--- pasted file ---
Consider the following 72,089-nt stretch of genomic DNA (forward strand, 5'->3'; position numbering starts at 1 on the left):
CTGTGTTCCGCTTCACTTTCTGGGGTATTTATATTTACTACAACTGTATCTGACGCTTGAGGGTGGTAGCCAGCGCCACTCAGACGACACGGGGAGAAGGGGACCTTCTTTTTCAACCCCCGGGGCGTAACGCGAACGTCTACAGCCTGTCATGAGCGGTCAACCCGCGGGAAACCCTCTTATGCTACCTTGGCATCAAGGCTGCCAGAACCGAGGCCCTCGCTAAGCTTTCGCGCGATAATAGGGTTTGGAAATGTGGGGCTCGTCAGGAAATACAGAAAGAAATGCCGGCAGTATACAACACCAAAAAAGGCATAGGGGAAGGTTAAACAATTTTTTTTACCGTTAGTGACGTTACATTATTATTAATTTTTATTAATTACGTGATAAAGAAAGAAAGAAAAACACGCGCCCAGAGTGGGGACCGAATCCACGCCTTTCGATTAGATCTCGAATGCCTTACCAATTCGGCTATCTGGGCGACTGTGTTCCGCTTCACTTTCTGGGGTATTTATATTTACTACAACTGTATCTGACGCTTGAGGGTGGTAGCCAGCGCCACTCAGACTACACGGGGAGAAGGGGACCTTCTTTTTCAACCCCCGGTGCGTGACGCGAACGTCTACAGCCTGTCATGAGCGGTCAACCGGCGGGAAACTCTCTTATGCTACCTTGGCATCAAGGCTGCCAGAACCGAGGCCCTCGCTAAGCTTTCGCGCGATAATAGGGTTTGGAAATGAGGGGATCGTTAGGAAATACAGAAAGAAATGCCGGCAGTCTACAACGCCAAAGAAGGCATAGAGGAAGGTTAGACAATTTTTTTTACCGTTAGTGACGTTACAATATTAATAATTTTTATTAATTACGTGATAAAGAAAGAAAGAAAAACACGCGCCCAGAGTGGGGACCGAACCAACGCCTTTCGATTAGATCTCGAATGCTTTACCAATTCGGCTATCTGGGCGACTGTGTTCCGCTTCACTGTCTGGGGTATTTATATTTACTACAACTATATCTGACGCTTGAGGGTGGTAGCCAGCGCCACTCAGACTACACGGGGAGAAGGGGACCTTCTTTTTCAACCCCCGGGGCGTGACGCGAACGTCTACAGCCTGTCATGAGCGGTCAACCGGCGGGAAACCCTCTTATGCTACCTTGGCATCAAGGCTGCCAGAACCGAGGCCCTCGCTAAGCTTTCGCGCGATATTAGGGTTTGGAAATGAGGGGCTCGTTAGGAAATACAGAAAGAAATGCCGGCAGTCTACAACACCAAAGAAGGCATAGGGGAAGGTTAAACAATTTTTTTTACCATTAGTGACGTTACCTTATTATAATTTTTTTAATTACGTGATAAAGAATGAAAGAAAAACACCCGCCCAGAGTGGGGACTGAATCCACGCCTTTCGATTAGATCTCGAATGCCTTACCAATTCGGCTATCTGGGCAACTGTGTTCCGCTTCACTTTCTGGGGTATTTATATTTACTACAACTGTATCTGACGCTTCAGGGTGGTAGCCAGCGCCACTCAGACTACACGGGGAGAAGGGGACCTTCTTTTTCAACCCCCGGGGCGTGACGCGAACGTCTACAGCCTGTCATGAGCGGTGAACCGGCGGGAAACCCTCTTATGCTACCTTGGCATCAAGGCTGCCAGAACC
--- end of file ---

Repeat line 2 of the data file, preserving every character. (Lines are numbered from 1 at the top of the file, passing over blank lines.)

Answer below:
CTGTGTTCCGCTTCACTTTCTGGGGTATTTATATTTACTACAACTGTATCTGACGCTTGAGGGTGGTAGCCAGCGCCACTCAGACGACACGGGGAGAAGGGGACCTTCTTTTTCAACCCCCGGGGCGTAACGCGAACGTCTACAGCCTGTCATGAGCGGTCAACCCGCGGGAAACCCTCTTATGCTACCTTGGCATCAAGGCTGCCAGAACCGAGGCCCTCGCTAAGCTTTCGCGCGATAATAGGGTTTGGAAATGTGGGGCTCGTCAGGAAATACAGAAAGAAATGCCGGCAGTATACAACACCAAAAAAGGCATAGGGGAAGGTTAAACAATTTTTTTTACCGTTAGTGACGTTACATTATTATTAATTTTTATTAATTACGTGATAAAGAAAGAAAGAAAAACACGCGCCCAGAGTGGGGACCGAATCCACGCCTTTCGATTAGATCTCGAATGCCTTACCAATTCGGCTATCTGGGCGACTGTGTTCCGCTTCACTTTCTGGGGTATTTATATTTACTACAACTGTATCTGACGCTTGAGGGTGGTAGCCAGCGCCACTCAGACTACACGGGGAGAAGGGGACCTTCTTTTTCAACCCCCGGTGCGTGACGCGAACGTCTACAGCCTGTCATGAGCGGTCAACCGGCGGGAAACTCTCTTATGCTACCTTGGCATCAAGGCTGCCAGAACCGAGGCCCTCGCTAAGCTTTCGCGCGATAATAGGGTTTGGAAATGAGGGGATCGTTAGGAAATACAGAAAGAAATGCCGGCAGTCTACAACGCCAAAGAAGGCATAGAGGAAGGTTAGACAATTTTTTTTACCGTTAGTGACGTTACAATATTAATAATTTTTATTAATTACGTGATAAAGAAAGAAAGAAAAACACGCGCCCAGAGTGGGGACCGAACCAACGCCTTTCGATTAGATCTCGAATGCTTTACCAATTCGGCTATCTGGGCGACTGTGTTCCGCTTCACTGTCTGGGGTATTTATATTTACTACAACTATATCTGACGCTTGAGGGTGGTAGCCAGCGCCACTCAGACTACACGGGGAGAAGGGGACCTTCTTTTTCAACCCCCGGGGCGTGACGCGAACGTCTACAGCCTGTCATGAGCGGTCAACCGGCGGGAAACCCTCTTATGCTACCTTGGCATCAAGGCTGCCAGAACCGAGGCCCTCGCTAAGCTTTCGCGCGATATTAGGGTTTGGAAATGAGGGGCTCGTTAGGAAATACAGAAAGAAATGCCGGCAGTCTACAACACCAAAGAAGGCATAGGGGAAGGTTAAACAATTTTTTTTACCATTAGTGACGTTACCTTATTATAATTTTTTTAATTACGTGATAAAGAATGAAAGAAAAACACCCGCCCAGAGTGGGGACTGAATCCACGCCTTTCGATTAGATCTCGAATGCCTTACCAATTCGGCTATCTGGGCAACTGTGTTCCGCTTCACTTTCTGGGGTATTTATATTTACTACAACTGTATCTGACGCTTCAGGGTGGTAGCCAGCGCCACTCAGACTACACGGGGAGAAGGGGACCTTCTTTTTCAACCCCCGGGGCGTGACGCGAACGTCTACAGCCTGTCATGAGCGGTGAACCGGCGGGAAACCCTCTTATGCTACCTTGGCATCAAGGCTGCCAGAACC